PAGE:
‘The Menu’ Is To Dine For

Thrilling tension with a side of satire and seasoned with social commentary. That’s what “The Menu” brings to the table.

Thrilling tension with a side of satire and seasoned with social commentary. That’s what “The Menu” brings to the table.

“The Menu” follows a party of foodies, critics and socialites who’ve received an invitation for an exclusive dining experience. Located on the remote island of Hawthorne, famed chef Julian Slowik provides an eccentric and personalized menu to the guests.

Mark Mylod’s direction adds plenty of style to the substance. Despite most of the movie taking place in a single location, the intimate camerawork from Mylod (“Succession,” “Shameless”) gives depth to each scene. Meals are presented with regal elegance and scenes of suspense are chillingly focused.

As the courses roll out, the increasing theatrics of Slowik’s food reveals a theme of hostility. Featuring a menu of murder and mutilation to the guests, Slowik holds the party hostage to experience each course to the violent end.

Written by satire news outlet “The Onion” alumni Seth Reiss and Will Tracy, “The Menu” blends an array of tones and themes without ever feeling unbalanced.

It’s a thriller, but surprisingly humorous. The juxtaposition between character interactions and the situations they’re in breathes levity in an otherwise nihilistic movie.

In spite of the increasing violence, die-hard food connoisseur Tyler (Nicholas Hoult) ignores the life-or-death stakes to instead dissect the flavor palettes of the meat and wine.

Hoult (“X-Men: First Class,” “Mad Max: Fury Road”), along with the rest of the cast, elevates “The Menu” by contrasting its bleak premise with absurdist personalities.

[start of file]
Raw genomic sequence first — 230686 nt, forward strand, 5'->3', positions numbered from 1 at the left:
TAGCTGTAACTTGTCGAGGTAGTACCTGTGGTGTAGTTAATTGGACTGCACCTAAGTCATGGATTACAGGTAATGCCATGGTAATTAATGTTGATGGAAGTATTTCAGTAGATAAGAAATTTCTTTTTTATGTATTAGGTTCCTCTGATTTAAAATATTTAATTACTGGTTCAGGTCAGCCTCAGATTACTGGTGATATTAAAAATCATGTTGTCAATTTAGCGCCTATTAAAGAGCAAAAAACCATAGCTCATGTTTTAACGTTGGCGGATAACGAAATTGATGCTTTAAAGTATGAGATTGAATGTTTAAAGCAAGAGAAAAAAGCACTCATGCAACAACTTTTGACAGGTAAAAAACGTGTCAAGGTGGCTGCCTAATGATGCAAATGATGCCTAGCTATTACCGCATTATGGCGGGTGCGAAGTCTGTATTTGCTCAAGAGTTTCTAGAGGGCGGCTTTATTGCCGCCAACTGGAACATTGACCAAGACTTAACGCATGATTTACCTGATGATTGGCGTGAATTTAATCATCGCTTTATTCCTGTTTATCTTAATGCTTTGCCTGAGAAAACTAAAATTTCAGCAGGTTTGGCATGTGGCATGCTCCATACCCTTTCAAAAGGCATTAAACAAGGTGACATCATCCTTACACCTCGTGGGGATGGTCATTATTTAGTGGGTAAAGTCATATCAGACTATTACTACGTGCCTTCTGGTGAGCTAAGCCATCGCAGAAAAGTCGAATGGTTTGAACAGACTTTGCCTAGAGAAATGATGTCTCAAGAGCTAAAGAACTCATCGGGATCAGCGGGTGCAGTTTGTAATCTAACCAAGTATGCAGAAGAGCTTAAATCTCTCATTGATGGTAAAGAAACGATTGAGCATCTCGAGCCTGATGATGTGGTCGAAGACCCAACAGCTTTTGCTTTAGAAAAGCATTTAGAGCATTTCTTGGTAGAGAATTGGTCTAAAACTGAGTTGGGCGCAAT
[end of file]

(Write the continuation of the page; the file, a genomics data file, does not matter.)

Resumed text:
Slowik, played by Ralph Fiennes, is the clear standout of these personalities. Fiennes (“Schindler’s List,” “The Grand Budapest Hotel”) is the epitome of intimidation as the celebrity chef obsessively monologues over each meal’s purpose and his cruel intent for the guests.

Slowik’s motivations are to punish those he deems have sullied his work as an artist — critics who demoralize auteurs, foodies like Tyler who break down the art but can’t even cook and the wealthy who consume without regard.

Anya Taylor Joy’s lead as the enigmatic Margo is the exception above all. As Tyler’s date, Margo is the outsider of the bunch, having no connection to the food industry or any source of exuberant wealth. Joy (“The Witch,” “The Queen’s Gambit”) acts as the foil to Fiennes’ Slowik by refusing to indulge in his theatrics or eat any of his food.

The conflict between Margo and Slowik is what “The Menu” revolves around — a discussion of artists versus their audiences.

Slowik dies on the hill that as artists become increasingly coveted, their work loses purpose, as audiences glutton themselves on the work he painstakingly crafts. 

Fiennes’ character constantly states he’s sold himself out. By accumulating the fame and wealth to provide near-perfect dishes, he can serve only those who can afford his services. Yet, by catering to the elite, his food becomes trivialized. How important is a five star meal to a guest who exclusively eats five star meals? 

In this way, “The Menu” also doubles as a metaphor for class, with Slowik and his chefs being “providers” that are undervalued and overlooked for the commodities they cook.

Margo’s position, however, calls out Slowik’s dogma for the dispassionate nihilism it is. 

By focusing on making the most perfect product, the chef forgets the point of the work. Slowik no longer cooks for passion but for duty, losing the love for the craft and pinning it on those around him.

Without saying too much, “The Menu” ends this conflict by rushing to embrace the simple. Enjoyment can be found through criticism and dissection, but sometimes a cheap cheeseburger is just better than a steak.

If any faults are to be said of “The Menu” it’s that its ingredients don’t always compliment the final dish. The film possesses a wide margin of philosophies and characters, making it feel overstuffed for its under two hour runtime.

Despite the disjointed end and overflow of ideas, the product is more than palatable. The cast, themes and presentation all provide tantalizing entertainment that’ll leave the viewer both satisfied and hungry for more.

“The Menu” is a full course meal. It’s a criticism of criticism, a parody of elitism and a technical showcase of beautifully made food that puts “Food Network” to shame. This film isn’t sloppily made, staying appetizing up until dessert.

“The Menu,” rated R, is in theaters now.

Featured image courtesy of Searchlight Pictures.

Brendan Parr

Brendan Parr